This struck something in me, and I quickly halted her order. “Hey kiddo, would you mind if your Auntie got you something else to try? I promise it’s really good.” We may be cousins, but our huge age difference grants me the title of Auntie. Jinny nods, and I ask the bartender to whip up a Shirley Temple.

Carlos, the Costa Rican bartender of miracles, makes a very pretty drink in a highball glass, and adds a dash of pineapple juice for extra colour. I slide the drink over to Jinny, and she tiptoes up to the bar to get it, clasping the glass with both hands and taking her first sip through the red straw.

Jinny’s blue eyes widen as she looks up at me and her lips, still on the straw, curl into enough of a smile to betray her dimples. I know that look well, after all, I had one just like it at her age. “Oh, Auntie, this is so good. It’s…” and there she paused, lost for words.

“Positively ladylike?”

She smiles again and says, “Yeah!” then clasps her glass again, taking another sip.

How wonderful it is, to be young. How even more wonderful, when you are young, to find that first real taste of grownup in cherries, orange juice and a little paper umbrella. May it be as marvelous for every little girl, as it was for Jinny and I.

We left the bar then, Sandy with his arm around me, and Jinny with one hand in mine. The three of us and Shirley Temple head back to our table, our cheeks pink from vodka and first-ever kiddy cocktail giddiness, respectively. “Hey Jinny, want to hear a story?” I say.


“It’s about a woman with big hair, big nails, and way too much gold jewellery that always makes noise when she walks.”

“What’s her name?”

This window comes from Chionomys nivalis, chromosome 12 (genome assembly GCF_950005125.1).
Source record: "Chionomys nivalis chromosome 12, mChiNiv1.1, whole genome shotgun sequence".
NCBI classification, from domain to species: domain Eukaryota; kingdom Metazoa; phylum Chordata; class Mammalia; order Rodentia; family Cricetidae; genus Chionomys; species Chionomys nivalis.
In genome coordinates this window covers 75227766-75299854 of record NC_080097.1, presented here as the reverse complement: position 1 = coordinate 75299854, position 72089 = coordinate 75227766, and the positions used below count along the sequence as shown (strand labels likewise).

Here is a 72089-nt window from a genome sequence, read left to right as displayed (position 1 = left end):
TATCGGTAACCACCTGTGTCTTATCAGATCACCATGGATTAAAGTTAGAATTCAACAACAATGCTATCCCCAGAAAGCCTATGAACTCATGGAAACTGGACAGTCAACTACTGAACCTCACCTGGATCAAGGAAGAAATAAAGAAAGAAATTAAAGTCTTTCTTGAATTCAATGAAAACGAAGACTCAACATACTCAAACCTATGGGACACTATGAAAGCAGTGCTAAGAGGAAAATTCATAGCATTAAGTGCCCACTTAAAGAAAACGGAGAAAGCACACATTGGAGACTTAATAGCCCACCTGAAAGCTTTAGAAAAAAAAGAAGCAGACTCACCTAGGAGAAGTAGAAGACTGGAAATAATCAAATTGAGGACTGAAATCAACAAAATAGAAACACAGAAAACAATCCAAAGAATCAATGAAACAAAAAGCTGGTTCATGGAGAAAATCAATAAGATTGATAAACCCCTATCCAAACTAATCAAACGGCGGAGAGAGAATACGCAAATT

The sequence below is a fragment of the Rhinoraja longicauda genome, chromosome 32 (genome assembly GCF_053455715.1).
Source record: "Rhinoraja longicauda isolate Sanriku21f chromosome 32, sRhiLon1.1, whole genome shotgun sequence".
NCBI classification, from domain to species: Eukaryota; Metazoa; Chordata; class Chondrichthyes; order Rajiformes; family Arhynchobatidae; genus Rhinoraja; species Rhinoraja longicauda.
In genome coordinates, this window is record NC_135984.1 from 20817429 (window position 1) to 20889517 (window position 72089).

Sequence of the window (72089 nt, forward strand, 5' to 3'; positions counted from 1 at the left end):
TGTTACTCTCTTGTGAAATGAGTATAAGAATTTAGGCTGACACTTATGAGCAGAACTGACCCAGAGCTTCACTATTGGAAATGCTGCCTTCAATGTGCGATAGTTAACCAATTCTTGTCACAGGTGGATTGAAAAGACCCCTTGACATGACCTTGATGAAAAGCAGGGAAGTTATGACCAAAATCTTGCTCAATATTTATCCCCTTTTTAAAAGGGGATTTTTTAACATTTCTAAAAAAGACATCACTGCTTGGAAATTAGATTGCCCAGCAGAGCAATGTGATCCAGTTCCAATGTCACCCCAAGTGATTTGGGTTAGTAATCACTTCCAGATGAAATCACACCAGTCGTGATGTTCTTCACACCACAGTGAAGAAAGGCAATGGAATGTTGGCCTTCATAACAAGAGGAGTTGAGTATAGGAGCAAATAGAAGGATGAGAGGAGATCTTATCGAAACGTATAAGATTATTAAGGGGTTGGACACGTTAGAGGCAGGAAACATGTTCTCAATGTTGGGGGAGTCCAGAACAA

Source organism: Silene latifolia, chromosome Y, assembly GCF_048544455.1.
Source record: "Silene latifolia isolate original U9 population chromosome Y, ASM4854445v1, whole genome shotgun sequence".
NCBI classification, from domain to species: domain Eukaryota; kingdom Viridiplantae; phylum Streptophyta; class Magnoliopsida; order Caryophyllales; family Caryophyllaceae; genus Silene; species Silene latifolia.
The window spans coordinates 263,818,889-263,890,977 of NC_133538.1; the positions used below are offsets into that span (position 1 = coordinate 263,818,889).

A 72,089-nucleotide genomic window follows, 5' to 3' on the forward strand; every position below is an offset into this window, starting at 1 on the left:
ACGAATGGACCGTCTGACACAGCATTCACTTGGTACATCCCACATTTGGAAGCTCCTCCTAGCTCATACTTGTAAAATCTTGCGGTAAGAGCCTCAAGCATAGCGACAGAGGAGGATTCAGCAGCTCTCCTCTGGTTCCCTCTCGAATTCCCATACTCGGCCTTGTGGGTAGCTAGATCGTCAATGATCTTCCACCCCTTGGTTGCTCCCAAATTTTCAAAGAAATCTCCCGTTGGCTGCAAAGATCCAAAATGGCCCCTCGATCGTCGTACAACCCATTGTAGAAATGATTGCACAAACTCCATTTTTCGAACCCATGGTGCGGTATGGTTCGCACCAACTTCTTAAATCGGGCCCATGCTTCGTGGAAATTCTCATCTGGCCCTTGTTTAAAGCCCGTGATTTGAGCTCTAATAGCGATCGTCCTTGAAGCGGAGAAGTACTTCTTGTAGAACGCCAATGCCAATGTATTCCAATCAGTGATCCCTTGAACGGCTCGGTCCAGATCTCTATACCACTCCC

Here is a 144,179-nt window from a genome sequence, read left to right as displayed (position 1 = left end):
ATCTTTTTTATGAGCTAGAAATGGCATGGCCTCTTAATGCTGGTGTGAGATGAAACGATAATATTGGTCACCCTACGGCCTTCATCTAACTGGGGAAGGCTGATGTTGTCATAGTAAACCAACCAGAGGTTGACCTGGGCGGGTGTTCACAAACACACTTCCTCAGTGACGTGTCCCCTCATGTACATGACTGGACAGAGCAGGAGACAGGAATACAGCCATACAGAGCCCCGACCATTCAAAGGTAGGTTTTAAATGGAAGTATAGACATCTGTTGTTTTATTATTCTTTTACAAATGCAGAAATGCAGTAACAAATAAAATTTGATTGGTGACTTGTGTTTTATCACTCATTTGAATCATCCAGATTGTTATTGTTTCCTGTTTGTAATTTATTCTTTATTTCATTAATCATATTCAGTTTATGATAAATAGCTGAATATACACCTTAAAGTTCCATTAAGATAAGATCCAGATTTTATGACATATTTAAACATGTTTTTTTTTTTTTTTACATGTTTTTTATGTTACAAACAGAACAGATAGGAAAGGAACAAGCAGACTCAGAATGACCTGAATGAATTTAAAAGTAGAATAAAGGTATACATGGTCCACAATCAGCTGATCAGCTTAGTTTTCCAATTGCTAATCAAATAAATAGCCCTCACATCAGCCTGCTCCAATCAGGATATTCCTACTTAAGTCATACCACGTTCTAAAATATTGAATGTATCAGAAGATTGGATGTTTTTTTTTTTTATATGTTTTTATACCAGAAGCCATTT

“Mrs. Harrington the second.”

Jinny’s face scrunches up a little. “She sounds weird.”

“You don’t know the half of it.”

Thursday, September 13, 2007

Elegy for a Tape Measure

You were black on the outside
Yellow, in.
Centimetres, Inches
Millimetres too,
The man at the couch store gave you to me
Free with purchase
I thought after spending thousands
I’d get more.

Nonetheless we were happy
And oh, how we measured
From bookshelves to kitchens
Then ceiling to floor,
My bed in the corner
My desk not yet bought;
The pictures on the wall
You specified them all.

Then one fateful day
I don’t know what happened,
I packed you into my bag then thought,
“Just a quick double check,”
I pulled out your little sunshine strip then let go,
Woe, horrific woe,
When the stopper clip on end flew clean off
And too quickly,
You were sucked into the dark depths
Never to see light again.

I wailed for five minutes,
It did me no good,
Then ran to get dad’s trusty Old Silver,
Crying out in despair when I saw firsthand
That it only measured in feet.
Father, how could you?

Oh, my tape measure, how I adored you.
Oh, my tape measure, how I shall miss you.
Though broken you are still on my nightstand,
A testament to our time,
Numerals silenced; never to stretch again.

My home, not yet finished, craves your attention,
Untaken measurements quietly weep,
Centimetres unfulfilled;
Desolate portrait.

Oh tape measure, my life is incomplete,
My heart torn apart without you.
Had my sister not bought furniture at the same store,
Also receiving an identical free tape measure
(Which she has now given me),
I would be truly inconsolable.


Wednesday, September 12, 2007

Decorator's Handbook: Project Steps

Never ignore your stairs. Many will tell you that a staircase is a staircase is a staircase, but I say your steps can be a wonderful window to your personality.